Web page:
Grants, Deeds, Rights, Dues and Exemptions

It is thought that there are three different types of grant made to the early community of Deer and recorded in the Gaelic Notes (which probably acted as deeds). The first type of grant is a gift of land or an estate, defined by fixed boundaries, for which the community would render fixed dues to the owner, probably in food-rent. Occasionally, the grant is made by more than one person. There could be two possible reasons for this, if it is assumed that there were parallels between the structure of Gaelic society in the North-East and the information concerning land transactions contained in the Old Gaelic law-tracts from Ireland. Firstly, the grant made to the community may have been of kin-land and the grantor would have needed the permission of his kin to make the donation. Secondly, one of the named grantors could have been standing as surety for the transaction.

The second type of grant is a gift of the grantor’s cuit (share or cut) of the dues liable to be rendered by the tenants of a named estate. This cuit could belong either to a king, mormaer or toísech . If the community of Deer already owned the land from which the cuit had been renounced, it meant that they no longer had to pay dues to the grantor. For example, the gift from Máel Coluim mac Cináeda (Malcolm II) of the king’s dues in Biffie (Biffie had already been granted to the community by two other people) may have been the royal cuit of cain (regular tribute on territory acknowledging the king’s superiority) and conveth (obligation of hospitality owed to the crown from royal estates, which could include dues of cattle, pigs, poultry, cheese and malt).

The third type of grant mentioned in the Gaelic Notes is one where the grantor ‘quenches’ (extinguishes) particular things. These examples seem to imply that in return for doing something on behalf of the community, the grantor expects some sort of benefit or right. One possibility is that the grantor undertook to pay in future all the dues from a particular estate or piece of land which he had granted to the community to toísech , mormaer and king, thereby exempting the monks from the responsibility. Unfortunately, only one of these ‘rights’ is mentioned by name and we are left to speculate on what the rest might have been. However, at least two ‘quenchings’ seem to have been made so that the grantors might earn the goodwill of St Drostán. Presumably, one interpretation may be that they had previously done something which had angered the monastic community and earned themselves the disfavour of the Saint.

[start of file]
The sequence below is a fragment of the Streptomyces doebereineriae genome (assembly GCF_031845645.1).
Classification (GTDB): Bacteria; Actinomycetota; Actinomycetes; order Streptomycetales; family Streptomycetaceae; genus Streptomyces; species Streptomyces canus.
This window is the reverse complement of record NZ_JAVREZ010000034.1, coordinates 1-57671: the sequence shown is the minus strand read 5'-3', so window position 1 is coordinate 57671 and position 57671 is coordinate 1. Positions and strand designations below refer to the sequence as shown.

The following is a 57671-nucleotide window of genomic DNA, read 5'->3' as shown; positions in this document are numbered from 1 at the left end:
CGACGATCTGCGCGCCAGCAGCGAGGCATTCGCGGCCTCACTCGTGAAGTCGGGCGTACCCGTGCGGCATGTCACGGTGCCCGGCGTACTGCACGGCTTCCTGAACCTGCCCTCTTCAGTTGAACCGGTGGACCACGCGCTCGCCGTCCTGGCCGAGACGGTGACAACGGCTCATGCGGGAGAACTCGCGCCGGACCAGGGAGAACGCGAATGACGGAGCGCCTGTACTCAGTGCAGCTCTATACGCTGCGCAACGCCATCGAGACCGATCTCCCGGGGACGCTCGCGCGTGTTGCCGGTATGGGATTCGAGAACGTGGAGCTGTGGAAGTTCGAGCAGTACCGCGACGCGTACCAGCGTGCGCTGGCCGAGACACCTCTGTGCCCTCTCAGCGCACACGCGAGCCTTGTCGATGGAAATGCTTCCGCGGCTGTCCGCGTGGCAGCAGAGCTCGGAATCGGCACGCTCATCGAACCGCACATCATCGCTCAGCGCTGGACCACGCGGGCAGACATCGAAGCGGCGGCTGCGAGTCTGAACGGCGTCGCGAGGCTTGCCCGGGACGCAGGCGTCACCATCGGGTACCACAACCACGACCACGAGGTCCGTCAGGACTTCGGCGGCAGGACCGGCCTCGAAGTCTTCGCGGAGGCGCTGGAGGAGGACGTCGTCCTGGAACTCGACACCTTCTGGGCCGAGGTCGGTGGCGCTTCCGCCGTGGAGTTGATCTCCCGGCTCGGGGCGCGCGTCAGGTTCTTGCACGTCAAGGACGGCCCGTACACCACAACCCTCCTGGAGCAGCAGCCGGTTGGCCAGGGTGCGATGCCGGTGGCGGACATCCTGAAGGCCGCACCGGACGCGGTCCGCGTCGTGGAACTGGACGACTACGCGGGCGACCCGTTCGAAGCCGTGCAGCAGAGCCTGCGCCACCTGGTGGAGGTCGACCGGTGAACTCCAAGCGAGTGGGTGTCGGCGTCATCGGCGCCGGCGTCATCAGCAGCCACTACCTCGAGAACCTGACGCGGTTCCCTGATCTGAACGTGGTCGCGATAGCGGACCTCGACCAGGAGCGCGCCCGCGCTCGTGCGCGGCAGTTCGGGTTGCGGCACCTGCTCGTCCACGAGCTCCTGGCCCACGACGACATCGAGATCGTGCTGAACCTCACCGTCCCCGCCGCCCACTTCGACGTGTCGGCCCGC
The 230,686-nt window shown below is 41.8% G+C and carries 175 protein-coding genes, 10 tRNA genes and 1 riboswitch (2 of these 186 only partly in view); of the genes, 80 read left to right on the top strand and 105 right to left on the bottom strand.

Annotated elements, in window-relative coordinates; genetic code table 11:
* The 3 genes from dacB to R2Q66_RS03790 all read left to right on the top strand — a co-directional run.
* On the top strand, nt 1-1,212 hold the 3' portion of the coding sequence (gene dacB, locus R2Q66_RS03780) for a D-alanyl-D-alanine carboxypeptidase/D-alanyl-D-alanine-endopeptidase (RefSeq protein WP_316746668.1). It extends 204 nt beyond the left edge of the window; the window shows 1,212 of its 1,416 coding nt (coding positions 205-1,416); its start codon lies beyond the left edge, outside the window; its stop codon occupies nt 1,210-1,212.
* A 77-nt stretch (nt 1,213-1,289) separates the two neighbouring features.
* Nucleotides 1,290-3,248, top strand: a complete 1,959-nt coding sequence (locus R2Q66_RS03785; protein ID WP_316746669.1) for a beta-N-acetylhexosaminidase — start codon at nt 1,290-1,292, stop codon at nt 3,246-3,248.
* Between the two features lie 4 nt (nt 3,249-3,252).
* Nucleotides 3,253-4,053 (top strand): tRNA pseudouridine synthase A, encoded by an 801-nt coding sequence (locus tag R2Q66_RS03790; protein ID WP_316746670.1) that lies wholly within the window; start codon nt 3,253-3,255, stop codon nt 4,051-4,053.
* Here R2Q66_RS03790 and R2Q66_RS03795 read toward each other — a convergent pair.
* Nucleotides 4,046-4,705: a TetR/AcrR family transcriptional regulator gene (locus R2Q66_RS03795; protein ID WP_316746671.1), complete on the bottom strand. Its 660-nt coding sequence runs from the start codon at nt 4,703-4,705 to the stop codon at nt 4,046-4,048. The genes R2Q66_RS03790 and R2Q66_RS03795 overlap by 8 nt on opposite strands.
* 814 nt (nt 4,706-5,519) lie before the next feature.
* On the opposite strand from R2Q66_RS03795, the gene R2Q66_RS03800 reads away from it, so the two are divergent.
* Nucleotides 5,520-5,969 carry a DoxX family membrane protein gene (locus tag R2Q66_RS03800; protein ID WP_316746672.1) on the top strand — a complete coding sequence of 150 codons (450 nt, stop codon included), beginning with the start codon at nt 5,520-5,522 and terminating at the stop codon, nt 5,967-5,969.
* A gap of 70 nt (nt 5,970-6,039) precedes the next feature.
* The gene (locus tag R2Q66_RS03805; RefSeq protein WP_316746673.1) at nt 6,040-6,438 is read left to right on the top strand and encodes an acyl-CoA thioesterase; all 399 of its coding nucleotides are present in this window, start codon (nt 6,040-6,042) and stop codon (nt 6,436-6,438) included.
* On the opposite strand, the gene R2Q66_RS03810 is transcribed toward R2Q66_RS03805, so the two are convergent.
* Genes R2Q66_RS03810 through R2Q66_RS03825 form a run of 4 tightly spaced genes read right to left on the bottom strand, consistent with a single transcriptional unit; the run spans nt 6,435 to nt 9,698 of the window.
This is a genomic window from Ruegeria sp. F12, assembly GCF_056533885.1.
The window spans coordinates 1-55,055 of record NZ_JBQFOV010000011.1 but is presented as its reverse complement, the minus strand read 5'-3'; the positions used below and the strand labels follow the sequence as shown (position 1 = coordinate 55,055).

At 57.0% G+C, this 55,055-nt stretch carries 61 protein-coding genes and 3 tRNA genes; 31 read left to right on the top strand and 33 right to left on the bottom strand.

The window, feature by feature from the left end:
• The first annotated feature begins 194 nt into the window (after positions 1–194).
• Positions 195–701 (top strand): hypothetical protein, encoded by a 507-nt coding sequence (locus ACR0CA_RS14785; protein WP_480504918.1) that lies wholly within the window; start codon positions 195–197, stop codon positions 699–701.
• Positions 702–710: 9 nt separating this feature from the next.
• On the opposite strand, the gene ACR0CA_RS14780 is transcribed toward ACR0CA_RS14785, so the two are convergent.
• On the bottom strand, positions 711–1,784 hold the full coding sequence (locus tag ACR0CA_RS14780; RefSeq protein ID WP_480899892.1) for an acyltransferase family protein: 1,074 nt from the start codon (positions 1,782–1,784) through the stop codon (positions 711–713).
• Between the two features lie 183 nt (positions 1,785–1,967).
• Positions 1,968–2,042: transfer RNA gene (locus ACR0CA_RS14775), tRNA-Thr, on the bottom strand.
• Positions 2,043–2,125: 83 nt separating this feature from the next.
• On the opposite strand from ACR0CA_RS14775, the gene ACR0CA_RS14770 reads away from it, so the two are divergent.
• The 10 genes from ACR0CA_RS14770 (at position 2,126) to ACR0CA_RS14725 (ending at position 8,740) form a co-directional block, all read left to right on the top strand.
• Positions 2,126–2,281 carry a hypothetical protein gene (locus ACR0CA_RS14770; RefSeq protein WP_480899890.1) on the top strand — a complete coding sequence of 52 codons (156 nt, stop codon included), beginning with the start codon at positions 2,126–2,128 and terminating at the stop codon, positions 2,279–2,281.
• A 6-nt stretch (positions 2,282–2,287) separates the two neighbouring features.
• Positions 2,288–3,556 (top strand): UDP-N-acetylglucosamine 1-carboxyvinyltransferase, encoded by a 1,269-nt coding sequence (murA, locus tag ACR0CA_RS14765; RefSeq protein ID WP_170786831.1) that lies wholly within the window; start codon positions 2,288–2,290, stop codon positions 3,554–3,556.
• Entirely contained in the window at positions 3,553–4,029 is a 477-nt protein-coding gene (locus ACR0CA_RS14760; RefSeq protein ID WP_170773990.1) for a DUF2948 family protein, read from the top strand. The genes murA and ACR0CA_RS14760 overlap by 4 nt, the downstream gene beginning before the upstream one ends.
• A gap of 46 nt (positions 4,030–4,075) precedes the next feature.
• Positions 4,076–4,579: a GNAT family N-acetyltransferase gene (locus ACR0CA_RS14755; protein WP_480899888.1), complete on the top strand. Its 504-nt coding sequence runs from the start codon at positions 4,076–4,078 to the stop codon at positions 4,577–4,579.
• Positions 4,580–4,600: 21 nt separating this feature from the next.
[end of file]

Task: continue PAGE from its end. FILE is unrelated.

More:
The ‘benefit’ or ‘right’ that is specified occurs in a grant by Colbán, mormaer of Buchan, probably dateable to the late twelfth century. In this grant, Colbán, his wife, and the toísech of Clann Morgainn, ‘quench’ all the grants from all imposts in return for the dues on four davochs which should devolve on the chief religious houses of Scotland and on its chief churches. The ‘dues’ mentioned in this instance may be a reference to teinds (taxes). When David mac Máel Coluim (David I) initiated a series of reforms in the Scottish church he introduced teinds as a method of providing financial support for the new parishes and their churches. Basically, this was a tenth part of the annual production of animals, animal products and crops. If this suggestion is correct, Colbán may have been asking for tax-relief (exemption) for some of the land he possessed from this system of taxation.